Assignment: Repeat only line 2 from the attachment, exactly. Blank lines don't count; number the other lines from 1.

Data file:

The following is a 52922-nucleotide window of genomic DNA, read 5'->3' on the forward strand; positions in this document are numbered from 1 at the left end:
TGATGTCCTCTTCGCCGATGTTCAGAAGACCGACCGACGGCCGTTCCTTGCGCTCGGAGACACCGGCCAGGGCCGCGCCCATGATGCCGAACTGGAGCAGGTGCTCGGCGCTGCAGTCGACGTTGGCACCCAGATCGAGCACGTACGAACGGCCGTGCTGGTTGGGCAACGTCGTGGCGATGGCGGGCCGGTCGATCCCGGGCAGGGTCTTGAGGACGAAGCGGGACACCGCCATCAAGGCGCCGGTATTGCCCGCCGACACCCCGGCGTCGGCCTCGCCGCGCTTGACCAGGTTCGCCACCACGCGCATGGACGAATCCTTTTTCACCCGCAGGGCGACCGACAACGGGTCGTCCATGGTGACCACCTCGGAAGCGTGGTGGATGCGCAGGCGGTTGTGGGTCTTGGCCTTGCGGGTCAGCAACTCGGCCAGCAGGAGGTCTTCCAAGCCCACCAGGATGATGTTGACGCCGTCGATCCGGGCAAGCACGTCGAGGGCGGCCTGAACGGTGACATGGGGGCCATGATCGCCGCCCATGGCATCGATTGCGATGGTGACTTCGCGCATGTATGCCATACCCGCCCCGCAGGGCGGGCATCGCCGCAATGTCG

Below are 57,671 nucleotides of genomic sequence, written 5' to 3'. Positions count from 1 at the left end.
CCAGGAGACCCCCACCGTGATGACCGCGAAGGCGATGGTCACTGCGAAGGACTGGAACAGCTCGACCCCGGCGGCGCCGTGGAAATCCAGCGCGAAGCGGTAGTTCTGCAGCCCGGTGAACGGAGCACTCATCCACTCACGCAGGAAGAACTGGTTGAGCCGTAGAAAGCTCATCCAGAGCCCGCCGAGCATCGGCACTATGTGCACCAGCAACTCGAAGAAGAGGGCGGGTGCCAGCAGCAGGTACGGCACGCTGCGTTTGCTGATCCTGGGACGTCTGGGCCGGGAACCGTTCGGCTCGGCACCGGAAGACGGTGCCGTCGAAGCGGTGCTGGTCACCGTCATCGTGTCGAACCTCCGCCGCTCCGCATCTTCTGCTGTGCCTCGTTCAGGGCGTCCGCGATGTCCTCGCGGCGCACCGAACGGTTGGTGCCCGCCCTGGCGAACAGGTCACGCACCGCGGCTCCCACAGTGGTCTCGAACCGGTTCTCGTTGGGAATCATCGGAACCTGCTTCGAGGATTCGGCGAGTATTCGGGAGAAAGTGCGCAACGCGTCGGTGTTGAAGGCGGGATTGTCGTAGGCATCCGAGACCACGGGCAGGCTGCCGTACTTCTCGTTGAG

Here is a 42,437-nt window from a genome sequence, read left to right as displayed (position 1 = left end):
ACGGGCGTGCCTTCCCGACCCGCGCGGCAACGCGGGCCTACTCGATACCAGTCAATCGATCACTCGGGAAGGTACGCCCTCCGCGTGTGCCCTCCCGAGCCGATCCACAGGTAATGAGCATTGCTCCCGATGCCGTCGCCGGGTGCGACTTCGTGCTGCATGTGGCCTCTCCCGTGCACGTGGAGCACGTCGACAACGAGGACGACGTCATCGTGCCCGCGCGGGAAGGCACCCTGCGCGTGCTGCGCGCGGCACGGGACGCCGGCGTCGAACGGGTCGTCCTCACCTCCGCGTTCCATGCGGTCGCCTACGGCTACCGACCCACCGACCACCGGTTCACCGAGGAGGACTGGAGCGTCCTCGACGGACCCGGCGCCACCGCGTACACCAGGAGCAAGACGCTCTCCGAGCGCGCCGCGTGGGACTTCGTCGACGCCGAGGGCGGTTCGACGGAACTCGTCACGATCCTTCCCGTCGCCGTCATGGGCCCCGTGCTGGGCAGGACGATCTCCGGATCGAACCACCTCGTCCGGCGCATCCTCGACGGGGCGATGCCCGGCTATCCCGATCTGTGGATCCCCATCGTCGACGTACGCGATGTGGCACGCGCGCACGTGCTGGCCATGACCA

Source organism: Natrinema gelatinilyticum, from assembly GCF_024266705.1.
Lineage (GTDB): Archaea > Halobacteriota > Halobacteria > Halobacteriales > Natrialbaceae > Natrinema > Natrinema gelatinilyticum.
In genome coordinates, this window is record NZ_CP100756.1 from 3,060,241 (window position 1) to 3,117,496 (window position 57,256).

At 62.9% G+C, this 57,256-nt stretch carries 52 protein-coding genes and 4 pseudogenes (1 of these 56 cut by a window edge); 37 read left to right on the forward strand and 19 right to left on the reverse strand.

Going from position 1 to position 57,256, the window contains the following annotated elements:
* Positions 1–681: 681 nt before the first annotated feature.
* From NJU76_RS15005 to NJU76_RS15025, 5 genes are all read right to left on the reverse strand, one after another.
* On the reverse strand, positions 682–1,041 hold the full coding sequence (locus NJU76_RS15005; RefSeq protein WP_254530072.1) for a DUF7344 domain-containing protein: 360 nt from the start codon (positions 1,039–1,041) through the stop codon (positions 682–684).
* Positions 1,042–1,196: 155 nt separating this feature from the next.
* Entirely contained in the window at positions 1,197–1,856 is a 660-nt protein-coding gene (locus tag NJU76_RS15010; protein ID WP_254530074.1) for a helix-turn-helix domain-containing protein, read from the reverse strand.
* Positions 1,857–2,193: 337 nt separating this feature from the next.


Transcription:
TGATGTCCTCTTCGCCGATGTTCAGAAGACCGACCGACGGCCGTTCCTTGCGCTCGGAGACACCGGCCAGGGCCGCGCCCATGATGCCGAACTGGAGCAGGTGCTCGGCGCTGCAGTCGACGTTGGCACCCAGATCGAGCACGTACGAACGGCCGTGCTGGTTGGGCAACGTCGTGGCGATGGCGGGCCGGTCGATCCCGGGCAGGGTCTTGAGGACGAAGCGGGACACCGCCATCAAGGCGCCGGTATTGCCCGCCGACACCCCGGCGTCGGCCTCGCCGCGCTTGACCAGGTTCGCCACCACGCGCATGGACGAATCCTTTTTCACCCGCAGGGCGACCGACAACGGGTCGTCCATGGTGACCACCTCGGAAGCGTGGTGGATGCGCAGGCGGTTGTGGGTCTTGGCCTTGCGGGTCAGCAACTCGGCCAGCAGGAGGTCTTCCAAGCCCACCAGGATGATGTTGACGCCGTCGATCCGGGCAAGCACGTCGAGGGCGGCCTGAACGGTGACATGGGGGCCATGATCGCCGCCCATGGCATCGATTGCGATGGTGACTTCGCGCATGTATGCCATACCCGCCCCGCAGGGCGGGCATCGCCGCAATGTCG